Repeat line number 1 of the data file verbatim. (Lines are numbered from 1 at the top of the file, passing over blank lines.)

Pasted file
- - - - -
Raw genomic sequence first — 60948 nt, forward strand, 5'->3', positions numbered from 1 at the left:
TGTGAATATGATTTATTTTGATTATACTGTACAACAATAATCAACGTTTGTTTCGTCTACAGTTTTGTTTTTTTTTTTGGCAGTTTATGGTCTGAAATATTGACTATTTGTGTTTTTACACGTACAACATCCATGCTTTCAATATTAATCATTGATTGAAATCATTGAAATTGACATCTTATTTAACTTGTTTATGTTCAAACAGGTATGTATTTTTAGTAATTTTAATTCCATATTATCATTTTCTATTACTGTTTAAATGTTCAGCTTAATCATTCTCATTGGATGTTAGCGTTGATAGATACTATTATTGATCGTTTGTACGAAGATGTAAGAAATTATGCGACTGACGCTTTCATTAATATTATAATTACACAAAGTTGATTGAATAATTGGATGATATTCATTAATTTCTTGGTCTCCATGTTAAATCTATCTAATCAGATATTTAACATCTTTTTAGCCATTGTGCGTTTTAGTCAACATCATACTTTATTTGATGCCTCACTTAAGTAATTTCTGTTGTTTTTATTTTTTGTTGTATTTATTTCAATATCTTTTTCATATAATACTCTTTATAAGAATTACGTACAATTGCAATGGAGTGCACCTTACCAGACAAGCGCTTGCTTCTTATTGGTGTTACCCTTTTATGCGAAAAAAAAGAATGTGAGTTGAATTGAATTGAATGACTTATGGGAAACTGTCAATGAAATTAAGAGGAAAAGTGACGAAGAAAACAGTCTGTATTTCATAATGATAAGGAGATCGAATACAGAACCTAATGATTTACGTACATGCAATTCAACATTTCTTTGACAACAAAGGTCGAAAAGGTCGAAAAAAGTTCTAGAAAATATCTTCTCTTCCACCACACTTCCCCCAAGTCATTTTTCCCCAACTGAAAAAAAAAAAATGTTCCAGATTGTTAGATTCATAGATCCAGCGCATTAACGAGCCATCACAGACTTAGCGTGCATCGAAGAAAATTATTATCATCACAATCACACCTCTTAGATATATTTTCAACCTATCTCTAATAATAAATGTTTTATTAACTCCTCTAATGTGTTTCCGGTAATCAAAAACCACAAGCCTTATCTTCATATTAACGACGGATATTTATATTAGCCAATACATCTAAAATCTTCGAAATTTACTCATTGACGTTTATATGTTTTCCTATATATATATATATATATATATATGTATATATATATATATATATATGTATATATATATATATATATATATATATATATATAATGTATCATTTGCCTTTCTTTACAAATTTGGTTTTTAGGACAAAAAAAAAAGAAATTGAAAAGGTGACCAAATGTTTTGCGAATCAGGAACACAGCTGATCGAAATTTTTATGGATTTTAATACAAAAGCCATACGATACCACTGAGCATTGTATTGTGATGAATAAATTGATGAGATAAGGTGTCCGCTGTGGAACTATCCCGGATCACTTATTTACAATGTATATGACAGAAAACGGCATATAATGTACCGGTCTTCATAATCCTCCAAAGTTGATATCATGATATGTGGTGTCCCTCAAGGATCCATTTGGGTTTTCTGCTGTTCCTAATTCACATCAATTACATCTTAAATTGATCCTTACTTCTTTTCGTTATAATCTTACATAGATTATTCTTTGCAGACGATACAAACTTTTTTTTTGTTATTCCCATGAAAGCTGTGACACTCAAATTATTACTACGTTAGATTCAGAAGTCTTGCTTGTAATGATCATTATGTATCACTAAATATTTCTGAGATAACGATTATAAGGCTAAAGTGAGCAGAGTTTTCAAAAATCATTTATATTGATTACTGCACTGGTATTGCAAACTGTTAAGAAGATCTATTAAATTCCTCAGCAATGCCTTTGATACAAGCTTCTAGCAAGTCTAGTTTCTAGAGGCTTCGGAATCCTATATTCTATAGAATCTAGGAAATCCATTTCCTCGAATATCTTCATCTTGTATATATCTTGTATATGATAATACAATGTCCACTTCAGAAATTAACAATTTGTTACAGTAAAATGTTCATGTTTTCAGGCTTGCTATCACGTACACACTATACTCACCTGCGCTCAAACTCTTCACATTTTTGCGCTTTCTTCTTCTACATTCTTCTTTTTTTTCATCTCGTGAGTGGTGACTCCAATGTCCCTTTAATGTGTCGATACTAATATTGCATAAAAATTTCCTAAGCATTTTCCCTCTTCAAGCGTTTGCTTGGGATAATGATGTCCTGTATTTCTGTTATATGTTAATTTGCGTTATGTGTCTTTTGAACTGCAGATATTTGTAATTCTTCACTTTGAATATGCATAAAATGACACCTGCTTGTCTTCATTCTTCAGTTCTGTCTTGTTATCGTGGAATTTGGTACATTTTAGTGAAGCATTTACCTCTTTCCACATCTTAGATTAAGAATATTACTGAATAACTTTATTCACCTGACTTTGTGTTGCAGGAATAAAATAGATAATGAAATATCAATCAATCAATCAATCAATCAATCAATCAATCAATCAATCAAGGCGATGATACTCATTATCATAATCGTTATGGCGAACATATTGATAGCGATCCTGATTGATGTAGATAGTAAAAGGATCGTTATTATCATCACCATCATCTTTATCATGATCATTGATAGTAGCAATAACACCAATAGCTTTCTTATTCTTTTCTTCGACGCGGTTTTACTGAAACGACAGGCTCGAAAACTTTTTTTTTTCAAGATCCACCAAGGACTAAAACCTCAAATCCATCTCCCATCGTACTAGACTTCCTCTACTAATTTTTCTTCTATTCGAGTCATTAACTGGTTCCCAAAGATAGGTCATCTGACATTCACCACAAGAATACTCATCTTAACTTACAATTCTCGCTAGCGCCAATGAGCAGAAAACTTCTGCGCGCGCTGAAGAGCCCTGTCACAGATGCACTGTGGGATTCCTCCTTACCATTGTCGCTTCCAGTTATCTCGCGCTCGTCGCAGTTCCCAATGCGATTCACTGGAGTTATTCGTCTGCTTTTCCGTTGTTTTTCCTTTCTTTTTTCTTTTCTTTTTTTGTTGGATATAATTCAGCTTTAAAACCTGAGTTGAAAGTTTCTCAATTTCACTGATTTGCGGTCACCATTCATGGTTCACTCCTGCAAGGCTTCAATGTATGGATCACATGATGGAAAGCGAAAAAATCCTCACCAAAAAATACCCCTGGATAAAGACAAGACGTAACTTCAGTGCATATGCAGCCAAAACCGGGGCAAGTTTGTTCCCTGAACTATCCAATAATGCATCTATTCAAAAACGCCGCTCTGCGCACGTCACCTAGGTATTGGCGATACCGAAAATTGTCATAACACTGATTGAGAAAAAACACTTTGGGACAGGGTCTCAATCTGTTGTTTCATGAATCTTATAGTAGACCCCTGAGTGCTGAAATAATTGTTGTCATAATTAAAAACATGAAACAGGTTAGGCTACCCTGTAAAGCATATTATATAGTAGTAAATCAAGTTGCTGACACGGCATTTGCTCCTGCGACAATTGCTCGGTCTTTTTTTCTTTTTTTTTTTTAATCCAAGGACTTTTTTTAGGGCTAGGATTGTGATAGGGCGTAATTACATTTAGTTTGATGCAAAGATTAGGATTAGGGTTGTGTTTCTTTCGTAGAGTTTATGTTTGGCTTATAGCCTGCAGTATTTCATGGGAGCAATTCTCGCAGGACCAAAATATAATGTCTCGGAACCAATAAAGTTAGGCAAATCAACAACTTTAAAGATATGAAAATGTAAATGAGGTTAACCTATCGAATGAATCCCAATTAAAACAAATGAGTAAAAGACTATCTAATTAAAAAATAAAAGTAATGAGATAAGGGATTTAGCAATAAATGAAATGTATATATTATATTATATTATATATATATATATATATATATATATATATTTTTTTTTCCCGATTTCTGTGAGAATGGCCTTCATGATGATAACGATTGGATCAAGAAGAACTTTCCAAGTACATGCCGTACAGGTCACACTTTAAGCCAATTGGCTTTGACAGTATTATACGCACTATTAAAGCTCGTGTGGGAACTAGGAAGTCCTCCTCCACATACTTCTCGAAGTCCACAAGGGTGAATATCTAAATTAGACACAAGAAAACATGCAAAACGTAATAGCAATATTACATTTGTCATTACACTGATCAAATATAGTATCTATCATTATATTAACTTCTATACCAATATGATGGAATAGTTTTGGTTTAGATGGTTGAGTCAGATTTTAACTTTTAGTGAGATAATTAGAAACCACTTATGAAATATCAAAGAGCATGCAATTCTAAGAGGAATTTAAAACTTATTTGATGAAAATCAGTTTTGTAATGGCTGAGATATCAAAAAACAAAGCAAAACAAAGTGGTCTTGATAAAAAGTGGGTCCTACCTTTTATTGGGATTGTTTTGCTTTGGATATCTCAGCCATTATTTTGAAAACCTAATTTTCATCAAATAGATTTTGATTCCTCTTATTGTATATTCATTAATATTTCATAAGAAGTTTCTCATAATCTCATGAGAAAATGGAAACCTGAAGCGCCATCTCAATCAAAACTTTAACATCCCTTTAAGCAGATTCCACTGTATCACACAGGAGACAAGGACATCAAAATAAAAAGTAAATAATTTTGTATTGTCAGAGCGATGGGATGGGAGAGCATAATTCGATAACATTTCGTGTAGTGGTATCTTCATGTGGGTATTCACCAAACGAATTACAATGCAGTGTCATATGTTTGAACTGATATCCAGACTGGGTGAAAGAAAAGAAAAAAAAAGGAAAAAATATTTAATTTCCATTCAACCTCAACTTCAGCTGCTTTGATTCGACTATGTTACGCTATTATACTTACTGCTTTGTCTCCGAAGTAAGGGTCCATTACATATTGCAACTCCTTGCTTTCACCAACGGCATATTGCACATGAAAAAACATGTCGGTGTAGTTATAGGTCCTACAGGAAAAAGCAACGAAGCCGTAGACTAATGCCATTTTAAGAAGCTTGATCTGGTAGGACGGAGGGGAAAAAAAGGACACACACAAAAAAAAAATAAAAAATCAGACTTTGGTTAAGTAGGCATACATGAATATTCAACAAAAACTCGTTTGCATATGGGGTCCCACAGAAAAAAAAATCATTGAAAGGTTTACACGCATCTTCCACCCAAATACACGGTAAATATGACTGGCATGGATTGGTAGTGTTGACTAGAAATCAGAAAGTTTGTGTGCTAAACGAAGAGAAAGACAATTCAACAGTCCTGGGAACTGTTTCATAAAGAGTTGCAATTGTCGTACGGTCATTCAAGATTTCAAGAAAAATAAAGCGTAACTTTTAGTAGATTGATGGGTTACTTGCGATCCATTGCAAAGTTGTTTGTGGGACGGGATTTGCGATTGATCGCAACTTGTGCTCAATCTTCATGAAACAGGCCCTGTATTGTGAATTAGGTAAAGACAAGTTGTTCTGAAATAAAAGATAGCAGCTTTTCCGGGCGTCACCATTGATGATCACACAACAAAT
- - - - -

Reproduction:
Raw genomic sequence first — 60948 nt, forward strand, 5'->3', positions numbered from 1 at the left: